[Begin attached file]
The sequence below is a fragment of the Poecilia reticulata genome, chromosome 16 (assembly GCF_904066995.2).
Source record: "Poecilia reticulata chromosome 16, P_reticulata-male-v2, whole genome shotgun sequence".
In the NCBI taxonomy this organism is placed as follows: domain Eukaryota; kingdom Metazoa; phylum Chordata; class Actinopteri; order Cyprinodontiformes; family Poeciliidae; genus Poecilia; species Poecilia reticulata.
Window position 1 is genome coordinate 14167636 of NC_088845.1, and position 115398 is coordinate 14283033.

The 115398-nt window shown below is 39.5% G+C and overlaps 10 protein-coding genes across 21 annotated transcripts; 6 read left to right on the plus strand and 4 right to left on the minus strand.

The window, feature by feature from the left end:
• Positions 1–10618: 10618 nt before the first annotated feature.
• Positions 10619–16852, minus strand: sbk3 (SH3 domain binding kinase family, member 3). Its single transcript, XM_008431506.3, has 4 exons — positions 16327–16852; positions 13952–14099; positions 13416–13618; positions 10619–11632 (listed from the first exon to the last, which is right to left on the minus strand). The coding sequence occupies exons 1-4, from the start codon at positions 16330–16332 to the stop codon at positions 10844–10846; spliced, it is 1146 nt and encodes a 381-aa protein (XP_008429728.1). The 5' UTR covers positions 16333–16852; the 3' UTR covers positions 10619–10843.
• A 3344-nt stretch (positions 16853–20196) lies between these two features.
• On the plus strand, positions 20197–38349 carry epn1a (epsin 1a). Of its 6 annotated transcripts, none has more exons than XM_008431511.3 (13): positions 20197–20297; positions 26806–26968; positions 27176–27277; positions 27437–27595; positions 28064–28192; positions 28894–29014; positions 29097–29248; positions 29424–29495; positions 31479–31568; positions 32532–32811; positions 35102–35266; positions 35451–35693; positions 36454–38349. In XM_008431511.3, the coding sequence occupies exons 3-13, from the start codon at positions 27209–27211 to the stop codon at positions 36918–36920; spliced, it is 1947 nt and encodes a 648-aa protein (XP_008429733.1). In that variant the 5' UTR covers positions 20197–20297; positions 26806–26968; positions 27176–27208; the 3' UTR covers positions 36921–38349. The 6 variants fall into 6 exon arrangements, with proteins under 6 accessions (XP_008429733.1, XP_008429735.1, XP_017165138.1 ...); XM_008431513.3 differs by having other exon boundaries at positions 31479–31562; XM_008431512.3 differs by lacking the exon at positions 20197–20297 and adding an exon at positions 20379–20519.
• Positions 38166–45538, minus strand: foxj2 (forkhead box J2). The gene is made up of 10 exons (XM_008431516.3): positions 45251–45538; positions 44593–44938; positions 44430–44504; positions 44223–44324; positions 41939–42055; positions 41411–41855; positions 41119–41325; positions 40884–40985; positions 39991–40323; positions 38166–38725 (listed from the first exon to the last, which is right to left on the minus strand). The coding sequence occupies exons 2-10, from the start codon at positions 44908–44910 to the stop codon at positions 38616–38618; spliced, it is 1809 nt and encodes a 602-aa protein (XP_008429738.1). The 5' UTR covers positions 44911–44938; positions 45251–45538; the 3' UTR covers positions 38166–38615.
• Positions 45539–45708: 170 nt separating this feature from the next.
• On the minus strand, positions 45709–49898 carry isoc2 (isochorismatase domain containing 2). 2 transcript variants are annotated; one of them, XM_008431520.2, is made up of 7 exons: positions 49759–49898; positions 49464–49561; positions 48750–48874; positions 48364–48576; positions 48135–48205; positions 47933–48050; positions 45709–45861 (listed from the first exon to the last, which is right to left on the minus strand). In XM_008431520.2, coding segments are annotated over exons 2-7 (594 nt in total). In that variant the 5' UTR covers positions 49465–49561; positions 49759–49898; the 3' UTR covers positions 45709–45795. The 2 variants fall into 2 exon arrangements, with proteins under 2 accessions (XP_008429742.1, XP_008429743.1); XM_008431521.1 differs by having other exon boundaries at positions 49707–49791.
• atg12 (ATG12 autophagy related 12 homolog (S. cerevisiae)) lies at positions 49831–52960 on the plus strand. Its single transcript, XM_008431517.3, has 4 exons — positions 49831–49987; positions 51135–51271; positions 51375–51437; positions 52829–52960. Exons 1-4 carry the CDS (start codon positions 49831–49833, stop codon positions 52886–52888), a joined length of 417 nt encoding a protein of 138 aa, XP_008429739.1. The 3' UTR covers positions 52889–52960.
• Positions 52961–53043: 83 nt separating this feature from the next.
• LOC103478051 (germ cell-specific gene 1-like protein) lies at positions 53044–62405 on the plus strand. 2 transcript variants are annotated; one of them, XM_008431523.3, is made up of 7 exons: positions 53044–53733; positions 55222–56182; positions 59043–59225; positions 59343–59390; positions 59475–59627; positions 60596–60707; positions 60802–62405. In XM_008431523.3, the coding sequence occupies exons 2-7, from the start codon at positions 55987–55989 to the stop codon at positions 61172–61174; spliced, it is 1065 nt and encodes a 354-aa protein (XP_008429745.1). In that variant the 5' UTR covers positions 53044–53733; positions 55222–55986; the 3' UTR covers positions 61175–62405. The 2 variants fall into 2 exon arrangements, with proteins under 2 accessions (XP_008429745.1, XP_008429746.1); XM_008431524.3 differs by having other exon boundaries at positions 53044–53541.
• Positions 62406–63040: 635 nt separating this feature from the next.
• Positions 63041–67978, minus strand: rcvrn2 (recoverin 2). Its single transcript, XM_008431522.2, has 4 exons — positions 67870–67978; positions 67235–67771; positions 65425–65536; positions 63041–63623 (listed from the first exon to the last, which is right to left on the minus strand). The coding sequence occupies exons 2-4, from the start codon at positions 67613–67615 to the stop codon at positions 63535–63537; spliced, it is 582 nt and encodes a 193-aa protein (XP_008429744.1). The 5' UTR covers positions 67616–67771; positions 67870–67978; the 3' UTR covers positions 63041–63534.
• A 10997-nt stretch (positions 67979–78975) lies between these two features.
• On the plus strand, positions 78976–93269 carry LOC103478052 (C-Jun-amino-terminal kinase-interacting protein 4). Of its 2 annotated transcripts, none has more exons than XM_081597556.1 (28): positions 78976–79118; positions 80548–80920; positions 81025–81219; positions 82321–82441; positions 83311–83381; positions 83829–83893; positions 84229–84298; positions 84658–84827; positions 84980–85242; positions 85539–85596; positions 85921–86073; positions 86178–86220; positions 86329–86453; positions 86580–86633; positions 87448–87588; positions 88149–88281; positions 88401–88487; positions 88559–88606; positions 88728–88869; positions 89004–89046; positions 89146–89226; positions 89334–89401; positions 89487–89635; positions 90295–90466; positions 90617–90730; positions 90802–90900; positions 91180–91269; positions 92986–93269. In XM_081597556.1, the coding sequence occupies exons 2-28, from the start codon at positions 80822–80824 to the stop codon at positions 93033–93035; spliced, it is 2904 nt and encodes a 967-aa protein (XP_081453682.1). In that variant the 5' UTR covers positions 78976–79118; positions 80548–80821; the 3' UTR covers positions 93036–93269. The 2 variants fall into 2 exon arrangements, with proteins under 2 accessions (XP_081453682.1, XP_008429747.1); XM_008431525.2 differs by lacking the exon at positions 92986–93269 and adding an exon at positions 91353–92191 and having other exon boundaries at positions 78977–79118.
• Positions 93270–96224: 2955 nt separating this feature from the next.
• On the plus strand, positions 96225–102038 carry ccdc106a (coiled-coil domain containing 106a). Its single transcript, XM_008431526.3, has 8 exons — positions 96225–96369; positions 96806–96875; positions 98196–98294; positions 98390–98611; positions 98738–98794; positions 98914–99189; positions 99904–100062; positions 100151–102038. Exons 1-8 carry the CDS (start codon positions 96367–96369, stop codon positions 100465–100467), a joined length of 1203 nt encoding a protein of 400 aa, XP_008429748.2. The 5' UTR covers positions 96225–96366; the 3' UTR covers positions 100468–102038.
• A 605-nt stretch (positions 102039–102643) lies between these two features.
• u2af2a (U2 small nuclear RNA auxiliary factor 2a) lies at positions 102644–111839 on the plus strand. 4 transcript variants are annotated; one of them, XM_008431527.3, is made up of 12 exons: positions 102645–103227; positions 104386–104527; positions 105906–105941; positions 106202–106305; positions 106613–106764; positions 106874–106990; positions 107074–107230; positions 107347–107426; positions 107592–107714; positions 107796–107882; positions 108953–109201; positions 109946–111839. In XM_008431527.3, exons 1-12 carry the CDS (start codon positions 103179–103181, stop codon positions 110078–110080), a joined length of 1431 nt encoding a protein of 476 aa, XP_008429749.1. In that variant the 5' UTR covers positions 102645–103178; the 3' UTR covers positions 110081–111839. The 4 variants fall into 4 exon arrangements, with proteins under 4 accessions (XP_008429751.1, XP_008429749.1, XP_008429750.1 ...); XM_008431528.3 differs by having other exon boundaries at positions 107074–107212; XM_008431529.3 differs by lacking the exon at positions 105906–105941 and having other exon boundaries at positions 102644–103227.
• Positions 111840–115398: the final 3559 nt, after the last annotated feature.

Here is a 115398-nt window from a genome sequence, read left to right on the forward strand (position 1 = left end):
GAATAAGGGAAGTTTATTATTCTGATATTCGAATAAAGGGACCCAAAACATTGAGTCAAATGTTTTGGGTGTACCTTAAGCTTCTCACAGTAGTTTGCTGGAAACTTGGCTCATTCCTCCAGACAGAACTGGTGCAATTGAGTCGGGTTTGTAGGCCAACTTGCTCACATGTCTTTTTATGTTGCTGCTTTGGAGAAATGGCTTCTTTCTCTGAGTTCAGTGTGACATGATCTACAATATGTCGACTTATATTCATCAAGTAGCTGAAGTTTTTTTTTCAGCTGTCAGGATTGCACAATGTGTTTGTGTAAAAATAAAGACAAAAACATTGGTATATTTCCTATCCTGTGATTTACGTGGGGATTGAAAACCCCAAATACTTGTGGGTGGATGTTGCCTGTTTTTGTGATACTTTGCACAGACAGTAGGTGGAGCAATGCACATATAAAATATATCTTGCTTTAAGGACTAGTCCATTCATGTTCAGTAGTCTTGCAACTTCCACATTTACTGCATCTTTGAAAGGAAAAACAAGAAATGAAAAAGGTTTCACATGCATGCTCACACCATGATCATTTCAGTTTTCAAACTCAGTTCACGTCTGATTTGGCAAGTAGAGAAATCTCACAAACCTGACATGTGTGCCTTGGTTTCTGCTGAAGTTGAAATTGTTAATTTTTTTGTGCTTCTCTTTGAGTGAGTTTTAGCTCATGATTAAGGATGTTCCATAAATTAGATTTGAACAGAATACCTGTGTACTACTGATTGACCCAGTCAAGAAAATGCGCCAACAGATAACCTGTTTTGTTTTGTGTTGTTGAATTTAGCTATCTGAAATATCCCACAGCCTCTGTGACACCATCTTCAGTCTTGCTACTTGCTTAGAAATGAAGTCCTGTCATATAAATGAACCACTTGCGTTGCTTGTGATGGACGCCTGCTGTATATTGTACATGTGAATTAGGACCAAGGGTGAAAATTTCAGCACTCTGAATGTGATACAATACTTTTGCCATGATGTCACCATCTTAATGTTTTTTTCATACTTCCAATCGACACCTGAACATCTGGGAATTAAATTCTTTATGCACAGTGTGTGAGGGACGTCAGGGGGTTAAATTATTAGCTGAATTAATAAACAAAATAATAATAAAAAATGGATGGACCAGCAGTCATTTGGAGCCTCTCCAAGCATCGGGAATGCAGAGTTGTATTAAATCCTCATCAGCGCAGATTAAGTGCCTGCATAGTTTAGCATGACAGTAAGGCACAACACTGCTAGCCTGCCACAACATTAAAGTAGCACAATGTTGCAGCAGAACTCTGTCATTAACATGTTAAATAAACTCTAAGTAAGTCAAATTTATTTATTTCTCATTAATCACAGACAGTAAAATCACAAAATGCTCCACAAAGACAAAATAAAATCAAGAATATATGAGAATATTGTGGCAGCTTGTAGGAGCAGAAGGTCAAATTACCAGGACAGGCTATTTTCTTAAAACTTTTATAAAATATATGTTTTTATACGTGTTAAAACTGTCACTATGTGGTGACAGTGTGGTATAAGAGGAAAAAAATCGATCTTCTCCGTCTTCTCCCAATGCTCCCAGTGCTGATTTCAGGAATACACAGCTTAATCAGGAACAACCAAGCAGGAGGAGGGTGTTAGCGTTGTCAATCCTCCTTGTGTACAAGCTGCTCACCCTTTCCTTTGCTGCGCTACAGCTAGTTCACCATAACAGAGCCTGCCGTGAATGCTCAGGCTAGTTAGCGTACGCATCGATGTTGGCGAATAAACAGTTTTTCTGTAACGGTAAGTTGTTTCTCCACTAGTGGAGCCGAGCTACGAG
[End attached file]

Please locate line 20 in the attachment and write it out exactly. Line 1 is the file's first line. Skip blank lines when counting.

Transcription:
• On the plus strand, positions 78976–93269 carry LOC103478052 (C-Jun-amino-terminal kinase-interacting protein 4). Of its 2 annotated transcripts, none has more exons than XM_081597556.1 (28): positions 78976–79118; positions 80548–80920; positions 81025–81219; positions 82321–82441; positions 83311–83381; positions 83829–83893; positions 84229–84298; positions 84658–84827; positions 84980–85242; positions 85539–85596; positions 85921–86073; positions 86178–86220; positions 86329–86453; positions 86580–86633; positions 87448–87588; positions 88149–88281; positions 88401–88487; positions 88559–88606; positions 88728–88869; positions 89004–89046; positions 89146–89226; positions 89334–89401; positions 89487–89635; positions 90295–90466; positions 90617–90730; positions 90802–90900; positions 91180–91269; positions 92986–93269. In XM_081597556.1, the coding sequence occupies exons 2-28, from the start codon at positions 80822–80824 to the stop codon at positions 93033–93035; spliced, it is 2904 nt and encodes a 967-aa protein (XP_081453682.1). In that variant the 5' UTR covers positions 78976–79118; positions 80548–80821; the 3' UTR covers positions 93036–93269. The 2 variants fall into 2 exon arrangements, with proteins under 2 accessions (XP_081453682.1, XP_008429747.1); XM_008431525.2 differs by lacking the exon at positions 92986–93269 and adding an exon at positions 91353–92191 and having other exon boundaries at positions 78977–79118.